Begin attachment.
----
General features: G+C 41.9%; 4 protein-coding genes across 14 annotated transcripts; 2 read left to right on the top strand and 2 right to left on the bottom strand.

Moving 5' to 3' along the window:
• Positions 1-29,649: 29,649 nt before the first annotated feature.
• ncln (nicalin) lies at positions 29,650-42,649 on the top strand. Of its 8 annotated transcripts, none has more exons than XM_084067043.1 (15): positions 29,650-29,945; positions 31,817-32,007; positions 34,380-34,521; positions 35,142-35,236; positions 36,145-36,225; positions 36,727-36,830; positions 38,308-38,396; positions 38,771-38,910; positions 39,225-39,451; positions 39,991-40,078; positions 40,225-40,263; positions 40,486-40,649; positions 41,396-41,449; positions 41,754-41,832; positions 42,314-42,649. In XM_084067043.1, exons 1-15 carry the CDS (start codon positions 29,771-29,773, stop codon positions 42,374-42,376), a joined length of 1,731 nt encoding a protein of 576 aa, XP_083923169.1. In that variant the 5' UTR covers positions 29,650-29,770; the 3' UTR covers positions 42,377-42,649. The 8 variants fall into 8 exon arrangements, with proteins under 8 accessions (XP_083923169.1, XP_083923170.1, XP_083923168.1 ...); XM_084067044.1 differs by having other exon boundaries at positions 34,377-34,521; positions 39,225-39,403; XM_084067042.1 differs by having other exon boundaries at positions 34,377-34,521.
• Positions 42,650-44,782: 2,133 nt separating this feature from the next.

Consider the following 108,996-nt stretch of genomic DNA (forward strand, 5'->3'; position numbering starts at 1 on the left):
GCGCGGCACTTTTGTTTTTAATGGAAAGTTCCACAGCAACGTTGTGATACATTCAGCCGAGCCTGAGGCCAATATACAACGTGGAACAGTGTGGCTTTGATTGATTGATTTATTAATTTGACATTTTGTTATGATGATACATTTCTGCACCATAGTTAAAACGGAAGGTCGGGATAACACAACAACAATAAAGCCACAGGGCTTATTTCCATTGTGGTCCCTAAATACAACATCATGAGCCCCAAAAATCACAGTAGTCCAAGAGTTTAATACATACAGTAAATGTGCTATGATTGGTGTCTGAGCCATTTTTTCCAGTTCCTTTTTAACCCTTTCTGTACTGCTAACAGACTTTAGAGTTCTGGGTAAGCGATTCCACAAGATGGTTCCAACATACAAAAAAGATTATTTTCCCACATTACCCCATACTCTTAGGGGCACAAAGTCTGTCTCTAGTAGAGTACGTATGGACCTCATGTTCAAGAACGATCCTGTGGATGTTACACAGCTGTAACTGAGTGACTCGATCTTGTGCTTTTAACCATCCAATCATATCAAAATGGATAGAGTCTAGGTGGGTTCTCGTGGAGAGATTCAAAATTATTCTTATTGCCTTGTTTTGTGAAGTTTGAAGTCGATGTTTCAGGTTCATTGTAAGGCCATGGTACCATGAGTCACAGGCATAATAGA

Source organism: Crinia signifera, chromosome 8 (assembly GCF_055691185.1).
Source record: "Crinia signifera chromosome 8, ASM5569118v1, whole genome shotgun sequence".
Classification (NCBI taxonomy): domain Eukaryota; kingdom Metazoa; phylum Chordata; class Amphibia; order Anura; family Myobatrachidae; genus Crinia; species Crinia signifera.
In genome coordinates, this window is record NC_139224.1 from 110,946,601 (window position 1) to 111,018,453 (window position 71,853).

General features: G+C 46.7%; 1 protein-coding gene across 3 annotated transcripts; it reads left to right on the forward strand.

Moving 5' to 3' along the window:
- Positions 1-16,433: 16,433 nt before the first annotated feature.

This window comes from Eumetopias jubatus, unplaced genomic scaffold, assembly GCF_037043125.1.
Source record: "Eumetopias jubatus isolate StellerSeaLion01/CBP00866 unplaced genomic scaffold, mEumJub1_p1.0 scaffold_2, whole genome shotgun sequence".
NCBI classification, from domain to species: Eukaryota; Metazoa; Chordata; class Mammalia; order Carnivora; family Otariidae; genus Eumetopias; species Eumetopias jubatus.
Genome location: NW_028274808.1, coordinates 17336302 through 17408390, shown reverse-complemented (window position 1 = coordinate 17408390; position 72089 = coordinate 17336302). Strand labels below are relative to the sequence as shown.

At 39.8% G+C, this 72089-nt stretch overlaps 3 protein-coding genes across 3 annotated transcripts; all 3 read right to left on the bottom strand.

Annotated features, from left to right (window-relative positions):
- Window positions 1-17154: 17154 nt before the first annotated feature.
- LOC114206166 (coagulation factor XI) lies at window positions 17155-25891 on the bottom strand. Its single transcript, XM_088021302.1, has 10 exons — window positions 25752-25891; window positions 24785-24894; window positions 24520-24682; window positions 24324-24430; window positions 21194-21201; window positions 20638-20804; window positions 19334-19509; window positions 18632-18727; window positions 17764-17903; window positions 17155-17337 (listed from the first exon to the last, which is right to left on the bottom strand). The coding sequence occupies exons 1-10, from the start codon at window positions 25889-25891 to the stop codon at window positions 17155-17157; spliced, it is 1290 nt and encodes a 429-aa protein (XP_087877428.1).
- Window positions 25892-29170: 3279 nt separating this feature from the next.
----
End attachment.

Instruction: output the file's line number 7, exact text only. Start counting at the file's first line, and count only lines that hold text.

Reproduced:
GCGCGGCACTTTTGTTTTTAATGGAAAGTTCCACAGCAACGTTGTGATACATTCAGCCGAGCCTGAGGCCAATATACAACGTGGAACAGTGTGGCTTTGATTGATTGATTTATTAATTTGACATTTTGTTATGATGATACATTTCTGCACCATAGTTAAAACGGAAGGTCGGGATAACACAACAACAATAAAGCCACAGGGCTTATTTCCATTGTGGTCCCTAAATACAACATCATGAGCCCCAAAAATCACAGTAGTCCAAGAGTTTAATACATACAGTAAATGTGCTATGATTGGTGTCTGAGCCATTTTTTCCAGTTCCTTTTTAACCCTTTCTGTACTGCTAACAGACTTTAGAGTTCTGGGTAAGCGATTCCACAAGATGGTTCCAACATACAAAAAAGATTATTTTCCCACATTACCCCATACTCTTAGGGGCACAAAGTCTGTCTCTAGTAGAGTACGTATGGACCTCATGTTCAAGAACGATCCTGTGGATGTTACACAGCTGTAACTGAGTGACTCGATCTTGTGCTTTTAACCATCCAATCATATCAAAATGGATAGAGTCTAGGTGGGTTCTCGTGGAGAGATTCAAAATTATTCTTATTGCCTTGTTTTGTGAAGTTTGAAGTCGATGTTTCAGGTTCATTGTAAGGCCATGGTACCATGAGTCACAGGCATAATAGA